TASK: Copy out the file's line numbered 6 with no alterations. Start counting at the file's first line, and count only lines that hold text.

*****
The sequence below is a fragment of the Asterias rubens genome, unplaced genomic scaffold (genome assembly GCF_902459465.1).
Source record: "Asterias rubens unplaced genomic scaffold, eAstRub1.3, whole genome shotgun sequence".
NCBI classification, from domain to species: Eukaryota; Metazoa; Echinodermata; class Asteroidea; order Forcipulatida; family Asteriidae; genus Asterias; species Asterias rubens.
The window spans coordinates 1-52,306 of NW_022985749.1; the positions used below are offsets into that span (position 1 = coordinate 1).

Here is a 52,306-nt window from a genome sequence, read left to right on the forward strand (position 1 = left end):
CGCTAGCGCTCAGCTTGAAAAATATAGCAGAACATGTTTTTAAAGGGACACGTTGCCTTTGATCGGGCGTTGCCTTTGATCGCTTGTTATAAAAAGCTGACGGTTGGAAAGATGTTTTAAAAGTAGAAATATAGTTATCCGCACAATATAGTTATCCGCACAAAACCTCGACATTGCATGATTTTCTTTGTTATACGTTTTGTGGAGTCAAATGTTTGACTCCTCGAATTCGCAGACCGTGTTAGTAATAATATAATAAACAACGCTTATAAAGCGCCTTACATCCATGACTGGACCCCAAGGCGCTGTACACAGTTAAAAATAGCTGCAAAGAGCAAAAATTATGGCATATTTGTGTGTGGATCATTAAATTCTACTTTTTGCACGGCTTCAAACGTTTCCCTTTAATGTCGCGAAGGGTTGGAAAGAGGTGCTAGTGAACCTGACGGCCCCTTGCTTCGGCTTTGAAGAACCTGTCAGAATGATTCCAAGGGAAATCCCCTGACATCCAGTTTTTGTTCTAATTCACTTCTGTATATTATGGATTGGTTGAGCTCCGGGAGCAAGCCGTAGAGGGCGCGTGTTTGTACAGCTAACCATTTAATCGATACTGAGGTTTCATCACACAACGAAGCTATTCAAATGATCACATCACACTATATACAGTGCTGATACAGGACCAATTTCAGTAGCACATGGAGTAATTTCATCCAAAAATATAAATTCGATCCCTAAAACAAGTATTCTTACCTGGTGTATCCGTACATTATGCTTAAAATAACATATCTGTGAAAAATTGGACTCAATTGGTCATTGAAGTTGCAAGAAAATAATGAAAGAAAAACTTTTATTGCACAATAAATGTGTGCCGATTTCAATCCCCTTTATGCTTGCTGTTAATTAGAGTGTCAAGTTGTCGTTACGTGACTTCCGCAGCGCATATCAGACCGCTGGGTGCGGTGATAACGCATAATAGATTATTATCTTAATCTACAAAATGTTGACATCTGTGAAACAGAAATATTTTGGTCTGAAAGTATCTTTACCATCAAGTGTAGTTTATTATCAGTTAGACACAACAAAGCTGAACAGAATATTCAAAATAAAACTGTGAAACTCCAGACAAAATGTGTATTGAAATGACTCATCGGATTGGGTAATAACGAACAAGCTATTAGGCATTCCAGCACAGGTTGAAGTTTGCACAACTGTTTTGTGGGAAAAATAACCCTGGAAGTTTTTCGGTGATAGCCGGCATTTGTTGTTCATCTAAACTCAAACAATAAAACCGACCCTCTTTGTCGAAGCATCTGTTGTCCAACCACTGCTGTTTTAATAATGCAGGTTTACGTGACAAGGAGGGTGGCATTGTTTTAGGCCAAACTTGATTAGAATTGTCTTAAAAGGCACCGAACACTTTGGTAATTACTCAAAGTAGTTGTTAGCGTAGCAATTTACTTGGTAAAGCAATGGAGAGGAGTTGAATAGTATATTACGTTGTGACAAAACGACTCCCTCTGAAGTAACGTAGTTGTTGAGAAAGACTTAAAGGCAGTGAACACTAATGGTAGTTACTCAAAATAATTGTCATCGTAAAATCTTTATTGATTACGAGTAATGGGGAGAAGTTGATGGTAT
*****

CGCTAGCGCTCAGCTTGAAAAATATAGCAGAACATGTTTTTAAAGGGACACGTTGCCTTTGATCGGGCGTTGCCTTTGATCGCTTGTTATAAAAAGCTGACGGTTGGAAAGATGTTTTAAAAGTAGAAATATAGTTATCCGCACAATATAGTTATCCGCACAAAACCTCGACATTGCATGATTTTCTTTGTTATACGTTTTGTGGAGTCAAATGTTTGACTCCTCGAATTCGCAGACCGTGTTAGTAATAATATAATAAACAACGCTTATAAAGCGCCTTACATCCATGACTGGACCCCAAGGCGCTGTACACAGTTAAAAATAGCTGCAAAGAGCAAAAATTATGGCATATTTGTGTGTGGATCATTAAATTCTACTTTTTGCACGGCTTCAAACGTTTCCCTTTAATGTCGCGAAGGGTTGGAAAGAGGTGCTAGTGAACCTGACGGCCCCTTGCTTCGGCTTTGAAGAACCTGTCAGAATGATTCCAAGGGAAATCCCCTGACATCCAGTTTTTGTTCTAATTCACTTCTGTATATTATGGATTGGTTGAGCTCCGGGAGCAAGCCGTAGAGGGCGCGTGTTTGTACAGCTAACCATTTAATCGATACTGAGGTTTCATCACACAACGAAGCTATTCAAATGATCACATCACACTATATACAGTGCTGATACAGGACCAATTTCAGTAGCACATGGAGTAATTTCATCCAAAAATATAAATTCGATCCCTAAAACAAGTATTCTTACCTGGTGTATCCGTACATTATGCTTAAAATAACATATCTGTGAAAAATTGGACTCAATTGGTCATTGAAGTTGCAAGAAAATAATGAAAGAAAAACTTTTATTGCACAATAAATGTGTGCCGATTTCAATCCCCTTTATGCTTGCTGTTAATTAGAGTGTCAAGTTGTCGTTACGTGACTTCCGCAGCGCATATCAGACCGCTGGGTGCGGTGATAACGCATAATAGATTATTATCTTAATCTACAAAATGTTGACATCTGTGAAACAGAAATATTTTGGTCTGAAAGTATCTTTACCATCAAGTGTAGTTTATTATCAGTTAGACACAACAAAGCTGAACAGAATATTCAAAATAAAACTGTGAAACTCCAGACAAAATGTGTATTGAAATGACTCATCGGATTGGGTAATAACGAACAAGCTATTAGGCATTCCAGCACAGGTTGAAGTTTGCACAACTGTTTTGTGGGAAAAATAACCCTGGAAGTTTTTCGGTGATAGCCGGCATTTGTTGTTCATCTAAACTCAAACAATAAAACCGACCCTCTTTGTCGAAGCATCTGTTGTCCAACCACTGCTGTTTTAATAATGCAGGTTTACGTGACAAGGAGGGTGGCATTGTTTTAGGCCAAACTTGATTAGAATTGTCTTAAAAGGCACCGAACACTTTGGTAATTACTCAAAGTAGTTGTTAGCGTAGCAATTTACTTGGTAAAGCAATGGAGAGGAGTTGAATAGTATATTACGTTGTGACAAAACGACTCCCTCTGAAGTAACGTAGTTGTTGAGAAAGACTTAAAGGCAGTGAACACTAATGGTAGTTACTCAAAATAATTGTCATCGTAAAATCTTTATTGATTACGAGTAATGGGGAGAAGTTGATGGTAT